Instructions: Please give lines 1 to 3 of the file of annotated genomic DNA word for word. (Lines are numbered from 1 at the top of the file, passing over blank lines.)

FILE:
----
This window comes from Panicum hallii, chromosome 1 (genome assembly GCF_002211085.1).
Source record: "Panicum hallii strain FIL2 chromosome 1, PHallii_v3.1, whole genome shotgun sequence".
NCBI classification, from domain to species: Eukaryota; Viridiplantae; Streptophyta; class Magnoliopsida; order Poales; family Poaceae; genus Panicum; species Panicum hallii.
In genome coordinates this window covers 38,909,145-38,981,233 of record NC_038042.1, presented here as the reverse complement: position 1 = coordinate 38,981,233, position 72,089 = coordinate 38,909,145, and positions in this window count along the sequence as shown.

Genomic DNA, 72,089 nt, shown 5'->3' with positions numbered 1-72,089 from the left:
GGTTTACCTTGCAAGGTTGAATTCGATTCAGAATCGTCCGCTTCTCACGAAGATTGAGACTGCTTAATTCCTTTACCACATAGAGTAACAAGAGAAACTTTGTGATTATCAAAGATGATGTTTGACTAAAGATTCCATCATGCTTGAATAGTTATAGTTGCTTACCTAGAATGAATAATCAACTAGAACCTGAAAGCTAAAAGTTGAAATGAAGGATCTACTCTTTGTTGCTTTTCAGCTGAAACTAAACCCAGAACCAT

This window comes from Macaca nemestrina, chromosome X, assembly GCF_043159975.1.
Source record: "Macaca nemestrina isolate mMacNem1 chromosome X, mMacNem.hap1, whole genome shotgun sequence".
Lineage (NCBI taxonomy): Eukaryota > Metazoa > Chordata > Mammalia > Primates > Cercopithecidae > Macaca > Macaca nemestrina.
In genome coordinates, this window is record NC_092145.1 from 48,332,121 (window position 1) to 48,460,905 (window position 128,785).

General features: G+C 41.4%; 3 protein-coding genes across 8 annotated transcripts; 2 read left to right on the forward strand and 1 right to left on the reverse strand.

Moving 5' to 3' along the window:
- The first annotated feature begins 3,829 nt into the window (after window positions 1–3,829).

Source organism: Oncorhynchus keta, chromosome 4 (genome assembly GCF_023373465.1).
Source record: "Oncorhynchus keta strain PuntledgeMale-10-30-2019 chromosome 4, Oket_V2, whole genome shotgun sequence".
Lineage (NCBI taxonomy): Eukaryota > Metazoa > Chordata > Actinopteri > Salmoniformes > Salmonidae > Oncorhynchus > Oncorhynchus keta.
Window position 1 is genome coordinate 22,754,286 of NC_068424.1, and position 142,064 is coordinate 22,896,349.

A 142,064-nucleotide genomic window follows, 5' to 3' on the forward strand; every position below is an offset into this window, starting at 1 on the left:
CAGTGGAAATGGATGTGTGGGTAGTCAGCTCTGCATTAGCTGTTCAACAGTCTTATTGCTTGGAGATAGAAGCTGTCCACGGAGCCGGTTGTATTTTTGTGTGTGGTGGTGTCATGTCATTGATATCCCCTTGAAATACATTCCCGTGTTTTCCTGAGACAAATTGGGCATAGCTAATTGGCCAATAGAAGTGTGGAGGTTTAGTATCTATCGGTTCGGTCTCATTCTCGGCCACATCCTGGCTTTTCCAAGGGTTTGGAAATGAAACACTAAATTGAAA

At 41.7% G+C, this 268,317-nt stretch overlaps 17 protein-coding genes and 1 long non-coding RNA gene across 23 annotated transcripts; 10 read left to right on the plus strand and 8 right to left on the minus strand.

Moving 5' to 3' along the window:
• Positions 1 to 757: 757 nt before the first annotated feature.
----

This window comes from Panicum hallii, chromosome 1 (genome assembly GCF_002211085.1).
Source record: "Panicum hallii strain FIL2 chromosome 1, PHallii_v3.1, whole genome shotgun sequence".
NCBI classification, from domain to species: Eukaryota; Viridiplantae; Streptophyta; class Magnoliopsida; order Poales; family Poaceae; genus Panicum; species Panicum hallii.